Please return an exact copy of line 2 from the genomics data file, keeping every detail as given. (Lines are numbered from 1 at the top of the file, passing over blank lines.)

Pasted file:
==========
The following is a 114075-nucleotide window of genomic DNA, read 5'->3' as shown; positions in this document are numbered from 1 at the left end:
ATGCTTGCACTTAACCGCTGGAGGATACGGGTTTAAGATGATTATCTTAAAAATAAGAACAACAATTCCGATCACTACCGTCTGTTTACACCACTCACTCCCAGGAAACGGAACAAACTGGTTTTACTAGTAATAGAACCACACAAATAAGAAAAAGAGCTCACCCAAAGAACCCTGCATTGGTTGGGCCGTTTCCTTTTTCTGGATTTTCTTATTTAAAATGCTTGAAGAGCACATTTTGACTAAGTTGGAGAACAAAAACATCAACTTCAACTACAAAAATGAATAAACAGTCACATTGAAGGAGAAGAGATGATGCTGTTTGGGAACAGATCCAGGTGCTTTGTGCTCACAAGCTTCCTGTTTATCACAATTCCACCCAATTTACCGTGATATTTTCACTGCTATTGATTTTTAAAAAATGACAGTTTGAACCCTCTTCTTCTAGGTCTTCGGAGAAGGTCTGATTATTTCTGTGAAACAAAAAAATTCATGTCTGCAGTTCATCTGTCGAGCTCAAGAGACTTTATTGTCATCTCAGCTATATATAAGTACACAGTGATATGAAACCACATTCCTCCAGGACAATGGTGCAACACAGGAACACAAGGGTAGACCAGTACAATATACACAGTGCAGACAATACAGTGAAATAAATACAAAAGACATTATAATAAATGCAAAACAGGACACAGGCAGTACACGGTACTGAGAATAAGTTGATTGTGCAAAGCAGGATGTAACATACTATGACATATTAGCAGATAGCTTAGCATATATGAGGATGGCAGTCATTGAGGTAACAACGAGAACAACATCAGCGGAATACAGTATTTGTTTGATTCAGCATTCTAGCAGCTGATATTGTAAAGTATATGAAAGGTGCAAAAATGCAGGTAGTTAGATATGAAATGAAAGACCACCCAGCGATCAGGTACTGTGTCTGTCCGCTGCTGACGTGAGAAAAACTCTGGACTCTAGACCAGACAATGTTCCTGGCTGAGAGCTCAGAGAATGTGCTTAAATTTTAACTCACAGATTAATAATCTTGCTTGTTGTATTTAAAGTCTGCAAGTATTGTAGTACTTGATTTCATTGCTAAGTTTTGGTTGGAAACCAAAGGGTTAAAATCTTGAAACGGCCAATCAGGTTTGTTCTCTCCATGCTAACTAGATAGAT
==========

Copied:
ATGCTTGCACTTAACCGCTGGAGGATACGGGTTTAAGATGATTATCTTAAAAATAAGAACAACAATTCCGATCACTACCGTCTGTTTACACCACTCACTCCCAGGAAACGGAACAAACTGGTTTTACTAGTAATAGAACCACACAAATAAGAAAAAGAGCTCACCCAAAGAACCCTGCATTGGTTGGGCCGTTTCCTTTTTCTGGATTTTCTTATTTAAAATGCTTGAAGAGCACATTTTGACTAAGTTGGAGAACAAAAACATCAACTTCAACTACAAAAATGAATAAACAGTCACATTGAAGGAGAAGAGATGATGCTGTTTGGGAACAGATCCAGGTGCTTTGTGCTCACAAGCTTCCTGTTTATCACAATTCCACCCAATTTACCGTGATATTTTCACTGCTATTGATTTTTAAAAAATGACAGTTTGAACCCTCTTCTTCTAGGTCTTCGGAGAAGGTCTGATTATTTCTGTGAAACAAAAAAATTCATGTCTGCAGTTCATCTGTCGAGCTCAAGAGACTTTATTGTCATCTCAGCTATATATAAGTACACAGTGATATGAAACCACATTCCTCCAGGACAATGGTGCAACACAGGAACACAAGGGTAGACCAGTACAATATACACAGTGCAGACAATACAGTGAAATAAATACAAAAGACATTATAATAAATGCAAAACAGGACACAGGCAGTACACGGTACTGAGAATAAGTTGATTGTGCAAAGCAGGATGTAACATACTATGACATATTAGCAGATAGCTTAGCATATATGAGGATGGCAGTCATTGAGGTAACAACGAGAACAACATCAGCGGAATACAGTATTTGTTTGATTCAGCATTCTAGCAGCTGATATTGTAAAGTATATGAAAGGTGCAAAAATGCAGGTAGTTAGATATGAAATGAAAGACCACCCAGCGATCAGGTACTGTGTCTGTCCGCTGCTGACGTGAGAAAAACTCTGGACTCTAGACCAGACAATGTTCCTGGCTGAGAGCTCAGAGAATGTGCTTAAATTTTAACTCACAGATTAATAATCTTGCTTGTTGTATTTAAAGTCTGCAAGTATTGTAGTACTTGATTTCATTGCTAAGTTTTGGTTGGAAACCAAAGGGTTAAAATCTTGAAACGGCCAATCAGGTTTGTTCTCTCCATGCTAACTAGATAGAT